Two leading officials in the Energy and Interior Departments have gotten their first look at the oil production facilities along the Louisiana coast. They got a bird’s eye view of the energy facilities at work, and the threat they face from coastal erosion.
Energy Secretary Ernest Moniz and Deputy Interior Secretary Mike Connor met with business leaders in New Orleans. The meeting is part of a national drive led by the White House to compile an energy policy. They focused the New Orleans session on petroleum transmission, storage and distribution.
US Senator Mary Landrieu, chair of the Senate Energy and Natural Resources Committee, arranged a helicopter tour of the coast, and tours of Port Fourchon and New Iberia.
Secretary Moniz says he welcomed a chance to study how to protect an industry and the coastal wetlands vital to its protection.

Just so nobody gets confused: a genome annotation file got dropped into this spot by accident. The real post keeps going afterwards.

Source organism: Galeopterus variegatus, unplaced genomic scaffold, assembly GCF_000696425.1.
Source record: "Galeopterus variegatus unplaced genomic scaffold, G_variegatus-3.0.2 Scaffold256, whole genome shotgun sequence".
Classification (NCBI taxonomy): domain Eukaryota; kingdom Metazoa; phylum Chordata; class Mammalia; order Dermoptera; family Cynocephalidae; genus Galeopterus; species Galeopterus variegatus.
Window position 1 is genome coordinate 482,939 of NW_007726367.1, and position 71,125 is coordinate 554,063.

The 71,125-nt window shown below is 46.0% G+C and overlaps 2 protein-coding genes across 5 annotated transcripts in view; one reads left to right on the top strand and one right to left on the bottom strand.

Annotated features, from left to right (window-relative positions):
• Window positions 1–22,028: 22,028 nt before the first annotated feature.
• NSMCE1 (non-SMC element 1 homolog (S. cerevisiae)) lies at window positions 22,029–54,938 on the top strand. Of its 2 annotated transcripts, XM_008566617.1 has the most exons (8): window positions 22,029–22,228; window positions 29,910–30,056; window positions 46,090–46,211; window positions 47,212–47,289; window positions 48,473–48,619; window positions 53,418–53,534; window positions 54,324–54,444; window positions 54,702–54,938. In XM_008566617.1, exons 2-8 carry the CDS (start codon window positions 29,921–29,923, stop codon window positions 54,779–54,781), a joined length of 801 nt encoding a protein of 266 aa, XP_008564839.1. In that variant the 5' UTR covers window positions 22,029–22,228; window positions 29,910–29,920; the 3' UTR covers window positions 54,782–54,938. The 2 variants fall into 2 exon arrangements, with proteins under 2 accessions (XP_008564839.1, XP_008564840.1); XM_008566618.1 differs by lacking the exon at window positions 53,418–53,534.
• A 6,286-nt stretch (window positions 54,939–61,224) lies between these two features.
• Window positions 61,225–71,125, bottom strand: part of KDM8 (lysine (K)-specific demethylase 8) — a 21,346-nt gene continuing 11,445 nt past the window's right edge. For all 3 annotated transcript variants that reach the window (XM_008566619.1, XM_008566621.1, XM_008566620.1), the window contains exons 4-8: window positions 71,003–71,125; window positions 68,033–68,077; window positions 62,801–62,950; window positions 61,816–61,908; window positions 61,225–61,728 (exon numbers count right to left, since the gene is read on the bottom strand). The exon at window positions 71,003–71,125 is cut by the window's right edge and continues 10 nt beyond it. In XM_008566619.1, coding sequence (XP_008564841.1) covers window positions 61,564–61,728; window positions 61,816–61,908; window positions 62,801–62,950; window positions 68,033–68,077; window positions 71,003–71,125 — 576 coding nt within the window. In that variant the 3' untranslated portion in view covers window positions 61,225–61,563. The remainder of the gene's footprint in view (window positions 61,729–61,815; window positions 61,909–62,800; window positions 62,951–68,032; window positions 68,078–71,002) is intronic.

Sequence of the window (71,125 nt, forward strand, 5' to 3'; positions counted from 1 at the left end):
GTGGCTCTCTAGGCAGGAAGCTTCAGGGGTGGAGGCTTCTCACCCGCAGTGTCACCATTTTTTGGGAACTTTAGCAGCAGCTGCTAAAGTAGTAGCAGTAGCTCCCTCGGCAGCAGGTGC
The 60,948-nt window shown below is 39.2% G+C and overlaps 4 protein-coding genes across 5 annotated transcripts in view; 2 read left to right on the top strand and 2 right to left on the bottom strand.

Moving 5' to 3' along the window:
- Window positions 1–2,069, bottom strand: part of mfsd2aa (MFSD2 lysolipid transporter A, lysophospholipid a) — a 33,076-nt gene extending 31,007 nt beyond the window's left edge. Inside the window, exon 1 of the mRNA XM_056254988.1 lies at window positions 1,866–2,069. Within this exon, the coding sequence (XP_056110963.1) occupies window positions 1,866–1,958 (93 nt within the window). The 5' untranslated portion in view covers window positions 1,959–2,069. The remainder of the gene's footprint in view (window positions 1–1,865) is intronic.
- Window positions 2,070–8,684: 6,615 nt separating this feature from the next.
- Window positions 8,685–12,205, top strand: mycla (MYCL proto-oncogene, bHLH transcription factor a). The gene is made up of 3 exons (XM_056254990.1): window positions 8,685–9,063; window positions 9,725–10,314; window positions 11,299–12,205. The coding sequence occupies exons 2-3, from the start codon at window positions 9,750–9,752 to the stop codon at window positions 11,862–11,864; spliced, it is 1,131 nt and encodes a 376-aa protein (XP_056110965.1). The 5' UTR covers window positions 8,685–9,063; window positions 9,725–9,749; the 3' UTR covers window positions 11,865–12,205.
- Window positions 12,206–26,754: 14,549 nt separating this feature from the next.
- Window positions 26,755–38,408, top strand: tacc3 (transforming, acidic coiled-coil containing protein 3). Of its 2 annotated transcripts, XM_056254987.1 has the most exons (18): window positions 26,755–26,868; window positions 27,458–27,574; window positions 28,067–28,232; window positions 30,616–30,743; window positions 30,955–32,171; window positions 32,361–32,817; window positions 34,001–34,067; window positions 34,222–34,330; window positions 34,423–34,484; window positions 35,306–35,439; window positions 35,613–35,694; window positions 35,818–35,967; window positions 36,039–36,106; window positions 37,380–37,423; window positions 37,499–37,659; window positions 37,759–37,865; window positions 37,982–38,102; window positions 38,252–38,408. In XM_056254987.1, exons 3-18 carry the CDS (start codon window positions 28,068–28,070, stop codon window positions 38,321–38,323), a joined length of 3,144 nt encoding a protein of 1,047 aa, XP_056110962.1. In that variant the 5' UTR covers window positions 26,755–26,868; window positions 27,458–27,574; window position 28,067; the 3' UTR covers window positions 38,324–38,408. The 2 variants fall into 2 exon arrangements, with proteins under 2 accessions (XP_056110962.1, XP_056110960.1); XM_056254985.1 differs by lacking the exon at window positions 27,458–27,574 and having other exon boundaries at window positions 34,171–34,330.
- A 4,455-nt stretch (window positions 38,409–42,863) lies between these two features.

“We are going to be looking at that spectrum of coastal restoration through the infrastructure — to understand, first of all, the scale of the infrastructure, and what the challenges are going forward," Moniz said.
Deputy Secretary Connor says coastal restoration has national attention.
“We’ve got to do that right, because I think the rest of the country is depending on the lessons that we have learned here in the Gulf," Connor said. "So it’s a very important part of our portfolio at the Interior Department and, overall, I think for the federal government.”
Moniz — in office one year this month — told reporters after the tour that it was an “eye-opening” experience.